Styling and Substance

The pleasure of discussing books with my hairdresser.









Laura, the woman who cuts my hair, cares about what is going on inside my head as well as what’s under her scissors. The cliché is true: In the brightly lit salon, between longtime client and gifted hairdresser, there’s confessional intimacy.

Staring into the unforgiving mirror, hair wet, a little vulnerable, a little hopeful, I put myself in her hands, knowing and trusting she will help me feel my best self. It’s reminiscent of the work I’ve tried to do as a psychotherapist: listening, reciprocal trust, and collaboration — the work that is also part of two characters’ lives in my new novel, Frieda’s Song.

There was a long interruption to my visits to Laura during the pandemic. Now my hair is longer and darker. With the pool where I used to swim daily now closed, neither I nor my tresses get chlorinated. In this evolving scenario, the interval between cuts creeps close to three months. But whenever I get to the salon, I settle into the chair as Laura combs and evaluates: “So, what are we doing?”  

Plan made, we talk, covering the basics first. Our families, what’s going on in the world. Our ongoing projects — my writing, the haircuts she offers on the street to the homeless.

And, saving the best for last, we talk about what we’re reading. Like me, Laura is a voracious reader. Yet we’re decades apart. And she’s a stylish stylist — make-up and clothing on-trend. As for me? Well, as my devoted, resigned husband says, I’ve never quite dressed like anyone else. But when it comes to books, Laura and I are kindred spirits, as Anne (the one with an “E,” the one from Green Gables) would say.

Laura’s literary taste, like mine, skews to classic and contemporary novels. We like books about the long, complicated game of loving and caring for people — something we’ve both done personally and professionally. When she cut my hair in May, prepping me for my Zoom book launch, I gave her a copy of Frieda’s Song. She’s a close reader, a fast reader, and was the first to leave an online review.

My recent visit at the end of July was our first chance to talk since she’d read the book. Laura put down the comb and whipped out her phone to check the questions she’d noted to discuss with me. People in my book are in trouble, trying to live and work and love and sort things out.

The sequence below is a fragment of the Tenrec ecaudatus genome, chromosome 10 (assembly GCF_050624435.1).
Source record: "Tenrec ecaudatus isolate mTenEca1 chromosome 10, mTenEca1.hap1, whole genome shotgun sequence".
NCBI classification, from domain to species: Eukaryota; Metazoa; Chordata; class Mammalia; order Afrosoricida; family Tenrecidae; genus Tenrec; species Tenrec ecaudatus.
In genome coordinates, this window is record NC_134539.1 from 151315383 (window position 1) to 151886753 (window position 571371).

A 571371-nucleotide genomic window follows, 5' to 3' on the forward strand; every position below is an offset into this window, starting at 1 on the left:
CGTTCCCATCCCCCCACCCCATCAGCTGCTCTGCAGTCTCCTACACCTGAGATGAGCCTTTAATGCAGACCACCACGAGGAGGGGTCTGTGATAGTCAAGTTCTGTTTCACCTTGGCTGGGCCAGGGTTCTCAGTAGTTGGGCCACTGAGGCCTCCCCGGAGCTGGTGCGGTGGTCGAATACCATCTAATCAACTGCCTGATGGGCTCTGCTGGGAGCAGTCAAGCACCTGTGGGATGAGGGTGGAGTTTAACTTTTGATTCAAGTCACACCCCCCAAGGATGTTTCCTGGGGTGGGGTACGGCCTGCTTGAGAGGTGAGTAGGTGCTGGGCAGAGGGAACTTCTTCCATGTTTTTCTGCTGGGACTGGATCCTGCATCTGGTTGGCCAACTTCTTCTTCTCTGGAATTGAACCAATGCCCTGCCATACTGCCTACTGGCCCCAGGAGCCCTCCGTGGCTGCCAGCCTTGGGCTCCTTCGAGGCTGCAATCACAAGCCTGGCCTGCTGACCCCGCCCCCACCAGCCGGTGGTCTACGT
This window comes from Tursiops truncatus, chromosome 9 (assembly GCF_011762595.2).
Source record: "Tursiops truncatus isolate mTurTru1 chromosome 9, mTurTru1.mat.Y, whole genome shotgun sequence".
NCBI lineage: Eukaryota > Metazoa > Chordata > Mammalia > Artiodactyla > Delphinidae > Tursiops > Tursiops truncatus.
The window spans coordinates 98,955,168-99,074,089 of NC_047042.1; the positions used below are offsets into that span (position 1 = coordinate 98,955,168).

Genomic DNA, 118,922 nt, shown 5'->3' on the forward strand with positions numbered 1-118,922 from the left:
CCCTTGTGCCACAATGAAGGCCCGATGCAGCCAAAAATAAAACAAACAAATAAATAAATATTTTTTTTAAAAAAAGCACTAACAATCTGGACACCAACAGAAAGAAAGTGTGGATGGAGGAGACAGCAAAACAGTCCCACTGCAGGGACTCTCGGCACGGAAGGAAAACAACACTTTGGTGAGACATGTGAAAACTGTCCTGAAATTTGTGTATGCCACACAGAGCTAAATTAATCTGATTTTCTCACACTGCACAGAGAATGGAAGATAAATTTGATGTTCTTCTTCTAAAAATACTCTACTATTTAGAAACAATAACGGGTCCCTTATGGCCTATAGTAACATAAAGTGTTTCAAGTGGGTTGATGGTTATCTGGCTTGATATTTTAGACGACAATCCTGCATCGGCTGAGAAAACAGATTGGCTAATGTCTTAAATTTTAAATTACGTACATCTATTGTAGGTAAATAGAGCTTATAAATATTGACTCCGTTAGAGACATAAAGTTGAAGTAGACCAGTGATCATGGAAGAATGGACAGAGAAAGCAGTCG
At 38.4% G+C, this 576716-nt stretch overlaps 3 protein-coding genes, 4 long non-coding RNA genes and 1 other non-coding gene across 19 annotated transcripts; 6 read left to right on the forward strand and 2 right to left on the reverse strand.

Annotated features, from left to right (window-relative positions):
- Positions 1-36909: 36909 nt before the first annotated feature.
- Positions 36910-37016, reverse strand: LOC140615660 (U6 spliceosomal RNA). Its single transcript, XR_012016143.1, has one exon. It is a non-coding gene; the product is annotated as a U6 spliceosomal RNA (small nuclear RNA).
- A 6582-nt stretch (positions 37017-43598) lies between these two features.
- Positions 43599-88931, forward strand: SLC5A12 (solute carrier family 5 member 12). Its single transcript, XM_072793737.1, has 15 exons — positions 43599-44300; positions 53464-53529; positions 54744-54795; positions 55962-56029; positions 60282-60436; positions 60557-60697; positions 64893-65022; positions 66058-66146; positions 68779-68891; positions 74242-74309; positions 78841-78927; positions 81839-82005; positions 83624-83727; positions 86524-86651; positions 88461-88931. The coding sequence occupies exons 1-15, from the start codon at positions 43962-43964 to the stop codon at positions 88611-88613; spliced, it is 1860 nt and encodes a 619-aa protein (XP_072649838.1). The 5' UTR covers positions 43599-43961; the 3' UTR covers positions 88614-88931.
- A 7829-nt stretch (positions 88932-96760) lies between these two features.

There’s a kid, a psychiatrist, a psychotherapist — we had lots to talk about. One of her notes stumped her. “I wish I had my book with me. I don’t remember what was going on on page 238 and 239. Look — I was crying.” She’d referenced the pages with a tearful emoji.

I couldn’t recall what was happening on those pages, either, but I told Laura about another reader’s response to a passage in my first novel. She emailed me from the other side of the globe several years ago, explaining that while reading The Bowl with Gold Seams at her hairdresser’s, she began to weep. The dismayed stylist apologized. “The cut is free! I’m so sorry you didn’t like it.”

Laura laughed. She said that although she mostly donates completed books to the Little Library she’s established in the salon, Frieda’s Song would remain on her selective home shelves. I told her about alphabetizing my favorite books when I was a child, and about the basement library one of my kids maintained, complete with date stamp and member library cards (one of which, pictured above, I found recently while sorting and downsizing books again).

Laura described the library she’d run as a child. All her stuffed animals had cards. The late fee was stiff: six dollars per tardy book. Her records show she only charged one patron, her brother, and never collected.   

“Do you mind if I use a little spray?”

The ritual question, ending our session. A spritz, a brush, and I’m almost on my way. First, though, I give Laura directions to the cottage in Rockville, Frieda’s cottage, where my novel takes place — just a few miles from the salon.

On my way out, I stop by Laura’s Little Library to see what I might need to check out. It will be quite a while before I’m back to return it. She’ll waive the fine.

Ellen Prentiss Campbell’s collection of love stories is Known By Heart. Her story collection Contents Under Pressure was nominated for the National Book Award, and her debut novel, The Bowl with Gold Seams, won the Indy Excellence Award for Historical Fiction. Her novel Frieda’s Song was published last month. Her column, “Girl Writing,” appears in the Independent bi-monthly. For many years, Campbell practiced psychotherapy. She lives in Washington, DC, and is at work on another novel.

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